BOLSHEVISM IS A STRATEGY
Many anarchists immediately think of the worst atrocities, flaws, and repressions of the USSR when they hear the word “bolshevism.” Yeah, okay, I don’t entirely blame them; for a long time that’s why I identified primarily as an anarchist. I’d go so far as to say that many anarchists are really just socialists who are afraid of being tarred by the same brush as Stalinism.
What many are unaware of is that when many marxists say “bolshevism” or “leninism,” what they are actually talking about is a long-term revolutionary strategy, something many anarchists lack.
So what is the bolshevik strategy?
- To simply have an organization of radicals only, and to persistently spread propaganda regardless of whether the revolution seems immediate or impossible. The educational effort should be actually well-researched, not (always) cheap, sensational slogans. Obviously the education should be focused on our core thrust (systemic change, revolution, workers’ power, class & wealth inequality) as well as things that might seem unrelated but are actually crucial to building an all-inclusive workers’ movement (fighting racism, sexism, homophobia) as well as other random shit like political discussion of what’s going on in pop culture.
- To “get our hands dirty” in movements which appear “reformist” or “electoral” on the surface. One purpose is to train the organization in being a sort of nerve center that has a finger in every pie of the resistance and therefore becomes more capable of initiating, not reacting to, national events. Another purpose is to increase the intensity and imagination of the progressive demands in that movement, as well as encourage the tactic of mass demonstration, in order to create greater social tension between the populace and the system at every point possible. For this reason we also provide what logistical support we can, and what organizational advice anyone will care to listen to. The second purpose is that protest movements are a great place to discuss shades of opinion with other leftists (pulling liberals into radicalism) and to recruit (pulling isolated radicals into organizing). Firmness in principles, flexibility in tactics.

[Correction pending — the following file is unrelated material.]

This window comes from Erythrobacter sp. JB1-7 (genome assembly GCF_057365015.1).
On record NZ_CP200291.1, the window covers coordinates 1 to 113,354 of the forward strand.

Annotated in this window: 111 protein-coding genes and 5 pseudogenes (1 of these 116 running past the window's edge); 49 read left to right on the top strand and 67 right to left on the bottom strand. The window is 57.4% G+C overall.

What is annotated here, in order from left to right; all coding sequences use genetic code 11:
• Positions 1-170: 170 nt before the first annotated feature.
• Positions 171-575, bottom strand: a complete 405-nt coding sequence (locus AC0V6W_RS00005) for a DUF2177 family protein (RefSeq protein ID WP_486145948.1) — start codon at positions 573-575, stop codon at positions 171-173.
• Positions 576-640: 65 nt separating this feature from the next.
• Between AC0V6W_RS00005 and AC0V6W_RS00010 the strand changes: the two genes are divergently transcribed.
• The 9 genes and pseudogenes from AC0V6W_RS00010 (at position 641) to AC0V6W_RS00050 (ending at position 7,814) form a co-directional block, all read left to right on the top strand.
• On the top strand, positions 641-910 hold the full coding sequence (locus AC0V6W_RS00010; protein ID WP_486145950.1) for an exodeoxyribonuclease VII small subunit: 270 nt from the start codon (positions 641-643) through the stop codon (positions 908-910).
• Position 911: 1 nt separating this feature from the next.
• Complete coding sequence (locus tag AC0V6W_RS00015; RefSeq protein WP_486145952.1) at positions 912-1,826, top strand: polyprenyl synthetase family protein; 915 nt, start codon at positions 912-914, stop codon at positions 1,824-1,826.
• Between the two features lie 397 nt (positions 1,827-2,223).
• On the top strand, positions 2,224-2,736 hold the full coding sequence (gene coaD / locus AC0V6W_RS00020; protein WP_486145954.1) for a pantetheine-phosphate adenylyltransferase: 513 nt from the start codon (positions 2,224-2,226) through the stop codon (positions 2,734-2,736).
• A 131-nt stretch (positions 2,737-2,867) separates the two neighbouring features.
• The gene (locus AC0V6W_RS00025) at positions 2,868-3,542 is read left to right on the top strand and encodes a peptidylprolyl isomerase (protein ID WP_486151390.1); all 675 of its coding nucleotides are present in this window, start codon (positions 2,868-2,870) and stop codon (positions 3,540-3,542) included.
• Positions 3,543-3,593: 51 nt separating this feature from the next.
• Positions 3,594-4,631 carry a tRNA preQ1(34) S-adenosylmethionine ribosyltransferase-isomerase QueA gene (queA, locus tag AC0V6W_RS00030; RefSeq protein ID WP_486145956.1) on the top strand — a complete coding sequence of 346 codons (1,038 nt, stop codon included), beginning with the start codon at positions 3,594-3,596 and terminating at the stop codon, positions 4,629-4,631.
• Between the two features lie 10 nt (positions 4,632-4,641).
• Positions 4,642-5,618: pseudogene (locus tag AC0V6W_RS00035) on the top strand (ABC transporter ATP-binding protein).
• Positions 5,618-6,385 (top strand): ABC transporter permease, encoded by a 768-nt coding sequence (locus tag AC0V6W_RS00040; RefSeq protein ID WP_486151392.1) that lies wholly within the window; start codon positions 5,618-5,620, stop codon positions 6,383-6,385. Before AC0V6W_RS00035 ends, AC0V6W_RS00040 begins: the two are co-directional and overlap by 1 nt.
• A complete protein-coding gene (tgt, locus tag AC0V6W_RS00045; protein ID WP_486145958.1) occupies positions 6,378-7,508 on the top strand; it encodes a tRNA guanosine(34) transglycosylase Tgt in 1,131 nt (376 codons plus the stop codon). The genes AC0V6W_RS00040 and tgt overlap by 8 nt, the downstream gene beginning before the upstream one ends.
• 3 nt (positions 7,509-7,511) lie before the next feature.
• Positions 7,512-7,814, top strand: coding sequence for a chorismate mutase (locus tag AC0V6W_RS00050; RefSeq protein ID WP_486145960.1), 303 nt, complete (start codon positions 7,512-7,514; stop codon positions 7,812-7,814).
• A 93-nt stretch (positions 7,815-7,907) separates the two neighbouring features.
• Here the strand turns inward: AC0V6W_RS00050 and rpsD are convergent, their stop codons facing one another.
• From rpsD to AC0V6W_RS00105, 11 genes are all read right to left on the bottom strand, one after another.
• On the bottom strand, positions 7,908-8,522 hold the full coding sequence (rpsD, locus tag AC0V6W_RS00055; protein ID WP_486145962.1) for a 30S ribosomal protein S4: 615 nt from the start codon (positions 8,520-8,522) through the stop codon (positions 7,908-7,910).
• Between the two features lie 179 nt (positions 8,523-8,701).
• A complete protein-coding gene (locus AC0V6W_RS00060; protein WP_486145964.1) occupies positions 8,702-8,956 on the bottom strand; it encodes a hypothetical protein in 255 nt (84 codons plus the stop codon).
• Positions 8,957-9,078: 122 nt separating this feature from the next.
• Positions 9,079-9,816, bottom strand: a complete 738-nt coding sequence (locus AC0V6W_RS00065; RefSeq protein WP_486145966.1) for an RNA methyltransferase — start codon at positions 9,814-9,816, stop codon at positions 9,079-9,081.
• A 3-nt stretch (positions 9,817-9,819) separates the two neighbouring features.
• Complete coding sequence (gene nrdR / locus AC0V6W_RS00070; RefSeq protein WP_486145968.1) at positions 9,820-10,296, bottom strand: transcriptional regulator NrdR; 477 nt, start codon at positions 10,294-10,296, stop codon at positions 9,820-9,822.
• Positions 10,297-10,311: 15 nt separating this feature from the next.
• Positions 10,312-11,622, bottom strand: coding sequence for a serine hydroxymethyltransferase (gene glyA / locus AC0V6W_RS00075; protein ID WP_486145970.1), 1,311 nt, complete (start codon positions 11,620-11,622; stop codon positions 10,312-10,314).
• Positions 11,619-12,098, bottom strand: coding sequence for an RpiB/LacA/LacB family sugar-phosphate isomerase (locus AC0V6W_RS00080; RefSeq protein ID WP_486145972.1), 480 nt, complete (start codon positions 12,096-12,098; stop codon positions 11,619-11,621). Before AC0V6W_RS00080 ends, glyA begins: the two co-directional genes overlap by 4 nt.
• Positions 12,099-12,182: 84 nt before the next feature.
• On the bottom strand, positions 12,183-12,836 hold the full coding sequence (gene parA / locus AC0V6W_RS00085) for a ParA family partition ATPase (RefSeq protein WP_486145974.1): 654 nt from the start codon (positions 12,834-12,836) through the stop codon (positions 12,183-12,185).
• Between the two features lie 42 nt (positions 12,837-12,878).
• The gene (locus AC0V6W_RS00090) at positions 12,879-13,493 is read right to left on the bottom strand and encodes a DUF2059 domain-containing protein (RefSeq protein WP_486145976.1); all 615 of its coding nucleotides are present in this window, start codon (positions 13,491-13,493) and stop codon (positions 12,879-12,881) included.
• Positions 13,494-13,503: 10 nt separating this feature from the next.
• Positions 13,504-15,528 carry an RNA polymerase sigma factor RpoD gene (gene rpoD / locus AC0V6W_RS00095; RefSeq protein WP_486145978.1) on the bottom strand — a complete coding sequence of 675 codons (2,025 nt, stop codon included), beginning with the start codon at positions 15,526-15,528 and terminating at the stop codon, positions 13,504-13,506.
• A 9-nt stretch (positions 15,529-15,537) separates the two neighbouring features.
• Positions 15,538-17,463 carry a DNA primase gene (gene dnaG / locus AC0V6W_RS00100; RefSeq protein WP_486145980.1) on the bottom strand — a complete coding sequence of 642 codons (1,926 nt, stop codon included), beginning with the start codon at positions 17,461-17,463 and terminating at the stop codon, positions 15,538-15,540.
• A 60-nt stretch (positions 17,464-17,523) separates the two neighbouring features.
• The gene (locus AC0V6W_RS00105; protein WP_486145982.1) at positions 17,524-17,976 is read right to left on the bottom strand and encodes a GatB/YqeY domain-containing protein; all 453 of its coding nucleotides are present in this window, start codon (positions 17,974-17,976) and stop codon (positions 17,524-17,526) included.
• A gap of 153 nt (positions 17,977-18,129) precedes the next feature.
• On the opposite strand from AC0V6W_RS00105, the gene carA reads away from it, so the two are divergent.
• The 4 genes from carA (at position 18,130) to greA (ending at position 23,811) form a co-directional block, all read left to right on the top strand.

- When society reaches enough of a rebellious critical mass, brought about by a combo of spontaneous capitalist immiseration and long-term leftist educational subversion, to try to orient the Left toward an involvement in the labor movement. Furthermore, if the labor movement gets to enough of a critical mass, with union struggles boiling over into outright workplace mutinies where workers take over and democratically run their jobs, the organization(s) created earlier should call for the creation of a federation of workers’ councils, or of workplaces that have been seized by workers or contested by unions. (Before you think this is far-fetched, here are five instances of this actually happening from 1968 forward.) Democratic community/neighborhood councils could possibly be included; the Venezuelan movement has utilized a workplace-neighborhood alliance. This collection of delegates begins to act as a new, liberatory organizing center for society, standing as a counterweight to the old halls of power like Manhattan, Congress, the Pentagon or Langley. But such a dual-power situation cannot last long without one side taking the other out…